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i try to cast a reference of int8_t to a reference of uint8_t.

i have the following code:

inline mtype& operator&(mtype& mt, uint8_t& va) {
  // do something
  // ...

  return mt;
}

inline mtype& operator&(mtype& mt, int8_t& va) {
  // do the same but signed
  // ...

  return mt;
}

since both overloads doing the same, i want to dry (or better drm), so i would like to call the first operator with casted va. but how do i do that? this won't work.

inline mtype& operator&(mtype& mt, int8_t& va) {
  return mt& static_cast<uint8_t>(va); //  error: no match for 'operator&' in 'mt & (uint8_t)va'
}

how do i do that right?

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4 Answers 4

up vote 6 down vote accepted

You want to reinterpret what the data is.

inline mtype& operator&(mtype& mt, int8_t& va) {
  return mt& reinterpret_cast<uint8_t&>(va);
}

Be careful though. Depending on what "do the same but signed" means, you may not be doing The Right Thing by calling the same function and assuming the data is always unsigned.

If your code is doing work that has unique signed/unsigned logic (despite the code looking the same) you'll want to use a template function to generate the correct type-specific logic.

template< Typename T >
mtype& do_the_work( mtype& mt, T& va )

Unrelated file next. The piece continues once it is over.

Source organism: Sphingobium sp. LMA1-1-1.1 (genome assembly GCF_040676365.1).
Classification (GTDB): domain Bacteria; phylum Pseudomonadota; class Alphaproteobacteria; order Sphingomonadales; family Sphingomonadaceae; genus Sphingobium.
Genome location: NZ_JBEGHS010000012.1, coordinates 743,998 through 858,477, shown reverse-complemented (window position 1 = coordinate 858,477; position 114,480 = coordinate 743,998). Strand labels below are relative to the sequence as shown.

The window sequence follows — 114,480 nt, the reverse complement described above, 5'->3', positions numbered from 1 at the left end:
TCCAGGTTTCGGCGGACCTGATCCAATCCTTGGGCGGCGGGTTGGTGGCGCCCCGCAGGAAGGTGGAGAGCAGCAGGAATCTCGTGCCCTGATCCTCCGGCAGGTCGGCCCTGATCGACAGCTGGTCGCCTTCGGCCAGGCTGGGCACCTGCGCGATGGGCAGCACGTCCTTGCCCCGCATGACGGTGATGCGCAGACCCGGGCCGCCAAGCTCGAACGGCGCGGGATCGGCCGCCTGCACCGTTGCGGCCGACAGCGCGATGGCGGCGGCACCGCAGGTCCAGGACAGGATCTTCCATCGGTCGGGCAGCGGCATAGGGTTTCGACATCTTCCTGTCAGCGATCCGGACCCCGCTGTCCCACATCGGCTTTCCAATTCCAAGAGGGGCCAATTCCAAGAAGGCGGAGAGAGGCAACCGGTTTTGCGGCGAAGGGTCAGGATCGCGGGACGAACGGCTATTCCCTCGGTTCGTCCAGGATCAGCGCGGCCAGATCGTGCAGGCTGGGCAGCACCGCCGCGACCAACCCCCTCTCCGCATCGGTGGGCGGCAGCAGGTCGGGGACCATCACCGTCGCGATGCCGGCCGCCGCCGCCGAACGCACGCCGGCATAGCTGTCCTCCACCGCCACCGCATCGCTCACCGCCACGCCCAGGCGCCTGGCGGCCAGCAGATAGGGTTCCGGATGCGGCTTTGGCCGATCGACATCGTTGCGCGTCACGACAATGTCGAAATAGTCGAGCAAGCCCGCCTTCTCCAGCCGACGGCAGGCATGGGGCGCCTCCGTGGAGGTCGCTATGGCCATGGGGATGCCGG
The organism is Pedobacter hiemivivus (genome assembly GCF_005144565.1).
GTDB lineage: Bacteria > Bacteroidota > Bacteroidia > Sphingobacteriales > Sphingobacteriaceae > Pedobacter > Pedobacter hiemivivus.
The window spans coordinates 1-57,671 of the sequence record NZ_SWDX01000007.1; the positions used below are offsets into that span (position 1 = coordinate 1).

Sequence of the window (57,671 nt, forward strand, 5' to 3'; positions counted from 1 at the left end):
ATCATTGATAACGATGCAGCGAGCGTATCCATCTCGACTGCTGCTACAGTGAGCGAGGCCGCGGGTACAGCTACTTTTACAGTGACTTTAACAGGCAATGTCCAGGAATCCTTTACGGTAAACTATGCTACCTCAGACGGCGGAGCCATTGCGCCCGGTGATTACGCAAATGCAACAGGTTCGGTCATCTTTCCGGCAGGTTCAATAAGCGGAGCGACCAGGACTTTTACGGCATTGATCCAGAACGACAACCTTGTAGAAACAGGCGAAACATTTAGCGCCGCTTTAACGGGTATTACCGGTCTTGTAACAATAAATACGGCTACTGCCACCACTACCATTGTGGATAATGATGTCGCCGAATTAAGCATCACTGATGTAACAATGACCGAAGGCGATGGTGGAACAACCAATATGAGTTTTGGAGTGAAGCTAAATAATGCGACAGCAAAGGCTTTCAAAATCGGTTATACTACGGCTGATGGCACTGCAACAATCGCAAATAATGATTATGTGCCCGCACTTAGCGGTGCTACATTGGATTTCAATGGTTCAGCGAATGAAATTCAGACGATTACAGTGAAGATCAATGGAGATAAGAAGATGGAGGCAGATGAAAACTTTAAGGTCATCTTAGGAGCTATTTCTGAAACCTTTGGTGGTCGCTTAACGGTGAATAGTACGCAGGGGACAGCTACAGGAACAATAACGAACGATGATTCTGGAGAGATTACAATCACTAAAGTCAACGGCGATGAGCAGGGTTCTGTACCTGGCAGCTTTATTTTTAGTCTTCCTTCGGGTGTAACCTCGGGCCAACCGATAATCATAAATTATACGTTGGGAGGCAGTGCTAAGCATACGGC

{
  // do something

  // (Here's an example of code that LOOKS the same, but doesn't DO the same)
  va = va >> 1;
}

inline mtype& operator&(mtype& mt, uint8_t& va) {
  return do_the_work( mt, va );
}

inline mtype& operator&(mtype& mt, int8_t& va) {
  return do_the_work( mt, va );
}
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You should probably pedantically observe that on a hypothetical system where these types are not just typedef to char types, the reinterpret_cast would violate the strict alias rules. –  Mark B Apr 18 '13 at 22:00
inline mtype& operator&(mtype& mt, int8_t& va) {
  return mt & reinterpret_cast<uint8_t&>(va);
}
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The error you get is because the cast results in a value not a reference.

You should use:

reinterpret_cast<uint8_t&>(va)
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@MikeSeymour Right, my mistake. –  syam Apr 18 '13 at 21:50

Your problem is that you're casting to a non-const value but your functions expect non-const references.

Almost certainly what you really want is for the operators to accept the second parameter by value (and if your operator& really does mutate its right hand operator you need to rethink your operator):

inline mtype& operator&(mtype& mt, uint8_t va) {
  // do something
  // ...

  return mt;
}

inline mtype& operator&(mtype& mt, int8_t va) {
  return mt& static_cast<uint8_t>(va); //  error: no match for 'operator&' in 'so & (uint8_t)va'
}
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